Ranked Choice Voting allows voters to rank candidates on the ballot according to their preference - 1st choice, 2nd choice, 3rd choice, etc. Voters cast their vote for their favorite candidate knowing that if he or she doesn't gather enough votes to win, their vote will count toward their second choice. In a single-winner election, votes cast for the least popular candidate are not "wasted", but rather redistributed to more popular candidates, based on the voters' second choices, until one candidate wins with a majority of votes.
Who's Your Favorite President?
How Single Seat Elections Work:
Ranked Choice Voting Local Options Bill (S.F. 1855, H.F. 1280)
...would give communities local control to use Ranked Choice Voting.
"If local officials want their communities to make it easier for deployed service members to participate in elections, the Legislature should support this." - Sen. Scott Newman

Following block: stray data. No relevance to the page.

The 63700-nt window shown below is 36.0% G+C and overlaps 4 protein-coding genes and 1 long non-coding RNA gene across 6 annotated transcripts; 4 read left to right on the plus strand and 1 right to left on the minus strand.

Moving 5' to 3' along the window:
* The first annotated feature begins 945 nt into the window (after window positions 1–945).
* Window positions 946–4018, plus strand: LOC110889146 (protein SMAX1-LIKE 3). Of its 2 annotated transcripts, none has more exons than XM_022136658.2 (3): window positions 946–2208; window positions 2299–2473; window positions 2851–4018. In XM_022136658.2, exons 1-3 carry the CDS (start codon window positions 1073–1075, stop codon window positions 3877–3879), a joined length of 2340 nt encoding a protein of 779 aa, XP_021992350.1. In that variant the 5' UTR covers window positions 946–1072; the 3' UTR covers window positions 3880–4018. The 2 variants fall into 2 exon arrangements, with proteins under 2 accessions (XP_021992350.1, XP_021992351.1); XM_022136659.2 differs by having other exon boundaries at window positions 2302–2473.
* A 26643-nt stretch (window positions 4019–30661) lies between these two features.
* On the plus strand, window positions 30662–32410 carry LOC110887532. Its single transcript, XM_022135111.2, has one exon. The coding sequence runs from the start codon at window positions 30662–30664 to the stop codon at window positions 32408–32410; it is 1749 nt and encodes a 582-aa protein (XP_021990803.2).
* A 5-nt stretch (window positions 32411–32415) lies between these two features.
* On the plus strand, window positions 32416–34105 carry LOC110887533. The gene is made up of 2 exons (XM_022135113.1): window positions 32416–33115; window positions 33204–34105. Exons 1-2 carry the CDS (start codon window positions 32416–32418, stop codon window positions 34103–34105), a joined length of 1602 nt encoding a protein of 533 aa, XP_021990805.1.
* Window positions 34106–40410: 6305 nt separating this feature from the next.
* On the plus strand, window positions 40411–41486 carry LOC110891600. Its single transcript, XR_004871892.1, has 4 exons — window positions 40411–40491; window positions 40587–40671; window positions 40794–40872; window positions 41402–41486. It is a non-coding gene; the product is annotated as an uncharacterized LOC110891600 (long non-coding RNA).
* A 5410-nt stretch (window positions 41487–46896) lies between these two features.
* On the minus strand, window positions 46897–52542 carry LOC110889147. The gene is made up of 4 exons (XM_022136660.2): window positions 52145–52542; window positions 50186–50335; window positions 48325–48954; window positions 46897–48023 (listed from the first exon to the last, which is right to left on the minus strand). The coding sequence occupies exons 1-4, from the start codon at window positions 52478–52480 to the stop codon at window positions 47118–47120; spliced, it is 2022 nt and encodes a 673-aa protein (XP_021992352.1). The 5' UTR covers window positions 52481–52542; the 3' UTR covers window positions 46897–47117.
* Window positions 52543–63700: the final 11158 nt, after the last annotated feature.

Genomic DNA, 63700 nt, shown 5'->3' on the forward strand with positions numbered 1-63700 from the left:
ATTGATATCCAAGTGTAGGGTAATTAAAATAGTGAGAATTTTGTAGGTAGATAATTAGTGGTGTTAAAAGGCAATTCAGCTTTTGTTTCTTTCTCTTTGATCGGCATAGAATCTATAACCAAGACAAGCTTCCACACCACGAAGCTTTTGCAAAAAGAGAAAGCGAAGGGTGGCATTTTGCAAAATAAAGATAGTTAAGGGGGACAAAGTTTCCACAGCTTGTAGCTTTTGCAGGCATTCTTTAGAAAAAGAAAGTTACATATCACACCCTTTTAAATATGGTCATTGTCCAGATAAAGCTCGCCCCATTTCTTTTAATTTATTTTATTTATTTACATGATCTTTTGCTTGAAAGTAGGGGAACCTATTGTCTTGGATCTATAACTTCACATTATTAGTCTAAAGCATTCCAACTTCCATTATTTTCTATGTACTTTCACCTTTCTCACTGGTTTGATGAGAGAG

The bill is “simply common sense. I’ve sponsored this proposal for several years, and support on both sides of aisle continues to grow. This bill has always been about getting out of the way and letting cities innovate.” - Sen. Ann Rest
What do voters say about ranked ballots?
Minneapolis voters speak after voting on November 5, 2013
A simple tenent of democracy is that there be an election system that is fair with results that represent citizen votes accurately. A process that virtually assures the winner has the support of a majority of voters, like RCV, is a better approach than our current system which too frequently results in plurality winners, reduced accountability and illusory democracy.
John Hottinger, former state senator
Washington, D.C., is more partisan, polarized and broken than ever, and new polls show that an overwhelming 78 percent of Americans think our country is headed in the wrong direction.
‘Palate to the Ballot’ Promotes RCV and a Better Democracy
Low turnout argues for earlier primary. Add ranked-choice voting to give every winner majority status.
Come meet the man Grist magazine calls a “prince of rock nobility [turned] wonky election reformist": Krist Novoselic. The bassist for Nirvana now serves as board chair for FairVote, our national counterpart working to reform elections across the country.